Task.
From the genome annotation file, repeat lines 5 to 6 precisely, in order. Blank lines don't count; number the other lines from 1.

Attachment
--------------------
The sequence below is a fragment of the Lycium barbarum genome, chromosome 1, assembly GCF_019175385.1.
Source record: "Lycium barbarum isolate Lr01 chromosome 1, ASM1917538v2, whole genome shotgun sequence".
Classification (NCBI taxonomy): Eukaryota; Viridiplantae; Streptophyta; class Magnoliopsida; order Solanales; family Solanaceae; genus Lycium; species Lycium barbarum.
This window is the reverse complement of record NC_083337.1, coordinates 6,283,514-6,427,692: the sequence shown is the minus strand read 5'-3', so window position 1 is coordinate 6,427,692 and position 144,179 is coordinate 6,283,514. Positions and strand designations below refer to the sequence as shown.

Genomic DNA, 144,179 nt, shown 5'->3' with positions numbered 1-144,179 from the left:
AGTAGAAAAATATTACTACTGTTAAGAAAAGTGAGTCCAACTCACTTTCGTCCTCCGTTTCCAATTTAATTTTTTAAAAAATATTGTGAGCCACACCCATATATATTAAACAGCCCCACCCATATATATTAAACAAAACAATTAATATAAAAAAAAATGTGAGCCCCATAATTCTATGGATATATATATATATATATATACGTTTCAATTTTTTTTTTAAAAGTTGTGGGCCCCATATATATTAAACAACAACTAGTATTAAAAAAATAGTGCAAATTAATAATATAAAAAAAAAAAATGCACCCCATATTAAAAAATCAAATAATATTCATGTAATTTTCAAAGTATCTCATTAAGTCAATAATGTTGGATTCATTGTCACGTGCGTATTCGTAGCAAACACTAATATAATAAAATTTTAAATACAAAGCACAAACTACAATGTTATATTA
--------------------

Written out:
Genomic DNA, 144,179 nt, shown 5'->3' with positions numbered 1-144,179 from the left:
AGTAGAAAAATATTACTACTGTTAAGAAAAGTGAGTCCAACTCACTTTCGTCCTCCGTTTCCAATTTAATTTTTTAAAAAATATTGTGAGCCACACCCATATATATTAAACAGCCCCACCCATATATATTAAACAAAACAATTAATATAAAAAAAAATGTGAGCCCCATAATTCTATGGATATATATATATATATATATACGTTTCAATTTTTTTTTTAAAAGTTGTGGGCCCCATATATATTAAACAACAACTAGTATTAAAAAAATAGTGCAAATTAATAATATAAAAAAAAAAAATGCACCCCATATTAAAAAATCAAATAATATTCATGTAATTTTCAAAGTATCTCATTAAGTCAATAATGTTGGATTCATTGTCACGTGCGTATTCGTAGCAAACACTAATATAATAAAATTTTAAATACAAAGCACAAACTACAATGTTATATTA